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Salmonella Enteritidis Research Paper

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Introduction
Salmonella enteritidis (S. enteritidis) is an organism that belongs to the genus Salmonella, the species entericas, and the phylum proteobacteria (reference something here). S. enteritidis is commonly found in poultry and eggs, and is transmitted through food contaminated by fecal matter. Another closely related serovar of this species are S. enterica serovar Typhimurium, a typhoidal organism that only causes infections in humans. Many members of the Enterobacteriaceae family are part of the normal flora of the gut microbiota (Ibarra, 2009). Salmonella enteritidis cells are Gram-negative rod-shaped bacteria that range in width from 0.7 to 1.5 μm, and 2 to 5 μm in length. Salmonella enteritidis is a facultative anaerobe that is
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enteritidis from a fecal sample, enrichment and selective isolation is the best route. The preferred broth for this is either tetrathionate or selenite broth. In regards to solid media, there is a wide assortment of media to chose from, but there is four main choices used worldwide. There is SS agar, Wilson-Blair bismuth sulfite agar, Hektoen enteric medium, and Kristensen-Lester-Juergens brilliant green agar. The inoculated media is incubated overnight at 37C. To test if these colonies are Salmonella, we would expect to see small to medium sized colonies that test lactose negative and catalase positive (Minor,…show more content…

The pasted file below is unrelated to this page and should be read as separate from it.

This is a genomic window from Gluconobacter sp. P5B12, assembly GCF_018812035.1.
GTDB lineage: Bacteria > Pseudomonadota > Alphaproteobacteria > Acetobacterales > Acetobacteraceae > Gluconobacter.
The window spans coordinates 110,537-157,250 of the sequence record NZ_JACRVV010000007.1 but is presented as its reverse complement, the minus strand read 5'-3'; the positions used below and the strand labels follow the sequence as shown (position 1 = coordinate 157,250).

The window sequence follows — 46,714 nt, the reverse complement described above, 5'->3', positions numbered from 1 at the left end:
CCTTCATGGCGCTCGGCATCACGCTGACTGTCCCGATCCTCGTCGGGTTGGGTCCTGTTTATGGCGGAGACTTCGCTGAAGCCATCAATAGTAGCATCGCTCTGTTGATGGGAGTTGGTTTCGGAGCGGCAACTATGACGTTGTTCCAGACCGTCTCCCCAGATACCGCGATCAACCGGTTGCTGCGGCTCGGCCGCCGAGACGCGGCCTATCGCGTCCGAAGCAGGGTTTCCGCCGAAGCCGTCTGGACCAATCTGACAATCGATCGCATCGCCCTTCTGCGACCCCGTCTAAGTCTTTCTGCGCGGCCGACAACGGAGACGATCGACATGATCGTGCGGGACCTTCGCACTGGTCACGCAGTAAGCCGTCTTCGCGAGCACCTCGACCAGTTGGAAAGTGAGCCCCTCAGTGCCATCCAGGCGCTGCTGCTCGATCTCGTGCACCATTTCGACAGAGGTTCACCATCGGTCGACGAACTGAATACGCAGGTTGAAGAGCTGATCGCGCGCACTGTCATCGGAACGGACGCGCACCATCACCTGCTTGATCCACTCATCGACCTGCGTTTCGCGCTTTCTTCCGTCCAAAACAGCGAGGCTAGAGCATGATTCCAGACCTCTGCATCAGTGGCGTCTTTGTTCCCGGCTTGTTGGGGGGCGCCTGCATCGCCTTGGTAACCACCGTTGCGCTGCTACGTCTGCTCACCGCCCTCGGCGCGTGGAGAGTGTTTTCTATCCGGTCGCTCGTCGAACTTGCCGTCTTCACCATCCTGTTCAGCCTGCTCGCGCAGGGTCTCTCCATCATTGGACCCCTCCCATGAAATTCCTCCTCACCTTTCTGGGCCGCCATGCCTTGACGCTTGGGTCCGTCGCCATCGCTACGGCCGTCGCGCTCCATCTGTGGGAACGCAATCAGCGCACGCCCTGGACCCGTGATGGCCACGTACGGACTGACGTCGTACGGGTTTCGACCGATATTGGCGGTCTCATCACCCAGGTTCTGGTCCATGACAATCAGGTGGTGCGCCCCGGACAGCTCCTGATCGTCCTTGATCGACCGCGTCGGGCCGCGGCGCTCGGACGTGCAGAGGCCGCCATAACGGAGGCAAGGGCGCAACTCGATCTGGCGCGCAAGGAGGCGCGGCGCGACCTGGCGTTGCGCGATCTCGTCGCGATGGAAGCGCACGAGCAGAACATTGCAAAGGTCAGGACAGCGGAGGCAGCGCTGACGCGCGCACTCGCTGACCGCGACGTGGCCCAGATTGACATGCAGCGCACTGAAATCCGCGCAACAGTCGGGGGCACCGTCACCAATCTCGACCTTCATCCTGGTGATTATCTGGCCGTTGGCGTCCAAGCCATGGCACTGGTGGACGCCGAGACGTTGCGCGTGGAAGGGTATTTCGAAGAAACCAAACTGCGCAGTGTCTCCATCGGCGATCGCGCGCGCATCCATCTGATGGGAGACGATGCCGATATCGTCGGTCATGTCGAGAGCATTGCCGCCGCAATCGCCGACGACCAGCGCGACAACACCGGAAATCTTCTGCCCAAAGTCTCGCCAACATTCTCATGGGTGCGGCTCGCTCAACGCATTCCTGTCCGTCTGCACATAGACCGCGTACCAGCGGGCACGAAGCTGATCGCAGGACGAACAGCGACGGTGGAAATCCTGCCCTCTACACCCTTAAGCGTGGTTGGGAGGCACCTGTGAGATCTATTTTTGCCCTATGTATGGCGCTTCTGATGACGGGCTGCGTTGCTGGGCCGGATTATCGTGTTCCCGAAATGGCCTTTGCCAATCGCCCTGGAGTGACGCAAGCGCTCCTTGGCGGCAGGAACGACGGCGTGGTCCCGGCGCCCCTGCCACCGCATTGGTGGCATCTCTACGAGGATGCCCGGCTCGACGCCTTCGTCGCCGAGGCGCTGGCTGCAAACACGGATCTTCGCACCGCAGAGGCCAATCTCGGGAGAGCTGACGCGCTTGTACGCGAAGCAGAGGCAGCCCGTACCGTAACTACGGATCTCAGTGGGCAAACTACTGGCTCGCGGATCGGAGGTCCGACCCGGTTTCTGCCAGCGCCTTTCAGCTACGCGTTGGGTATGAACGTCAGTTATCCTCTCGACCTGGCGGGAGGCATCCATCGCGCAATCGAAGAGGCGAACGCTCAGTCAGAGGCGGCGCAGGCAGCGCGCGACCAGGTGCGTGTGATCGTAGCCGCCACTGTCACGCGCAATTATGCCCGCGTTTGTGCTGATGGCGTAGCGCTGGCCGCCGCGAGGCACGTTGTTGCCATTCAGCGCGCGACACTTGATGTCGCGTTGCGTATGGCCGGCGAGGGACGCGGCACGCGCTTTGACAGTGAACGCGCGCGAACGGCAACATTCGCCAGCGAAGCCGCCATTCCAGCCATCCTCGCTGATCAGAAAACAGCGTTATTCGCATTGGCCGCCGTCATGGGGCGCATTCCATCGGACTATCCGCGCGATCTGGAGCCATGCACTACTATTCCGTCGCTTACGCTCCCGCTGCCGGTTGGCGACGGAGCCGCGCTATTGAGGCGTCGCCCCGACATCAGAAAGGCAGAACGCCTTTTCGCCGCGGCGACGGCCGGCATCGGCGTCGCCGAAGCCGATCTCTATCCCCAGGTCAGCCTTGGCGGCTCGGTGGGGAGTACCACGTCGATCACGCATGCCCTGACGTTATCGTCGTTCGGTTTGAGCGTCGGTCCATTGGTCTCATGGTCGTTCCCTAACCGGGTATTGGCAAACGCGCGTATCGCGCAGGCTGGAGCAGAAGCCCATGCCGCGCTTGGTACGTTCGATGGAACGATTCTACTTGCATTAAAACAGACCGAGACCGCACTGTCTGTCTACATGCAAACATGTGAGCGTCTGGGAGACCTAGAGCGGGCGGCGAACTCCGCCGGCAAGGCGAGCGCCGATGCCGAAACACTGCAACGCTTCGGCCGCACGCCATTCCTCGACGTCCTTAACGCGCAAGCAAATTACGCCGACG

Cell wall (somatic O) antigens are antigens that are heat stable and alcohol resistant. Surface (envelope) antigens, which is common in other genera of bacteria, is not present in this serotype of Salmonella. Flagellar (H) antigens, are heat labile proteins. S. enteritidis has only one flagellar antigen, which makes it monophasic. This helps distinguish it from other Salmonella serotypes, because it’s vh_2 gene is nonfunctional (Minor, 1992).
Serotyping is done by pooling sera and using monospecific anti sera. This is used to distinguish what antigens are present on the bacteria. The antigenic formula for S. enteritidis is 1, 9,12:g,m:-. This means that S. enteritidis has O factor 1 that originates from phage conversion, as well as O factors 9 (major) and 12 (minor). It also has phase 1 flagellar antigen g and m, with no phase 2 antigen. (Minor, 1992)
Another way to test for a specific serovar is fluorescent-antibody techniques. This is done by testing for a specific salmonella serotype using specific O antiserum. If using O antiserum, fecal smears can be used for testing. If testing for flagellar (H) antigens, smears need to be prepared from cultures and not fecal smears. Fluorescent-antibody testing can test for Salmonella, but not a definite identification. This is impractical because further isolation and biochemical testing is required, but this process is useful when screening
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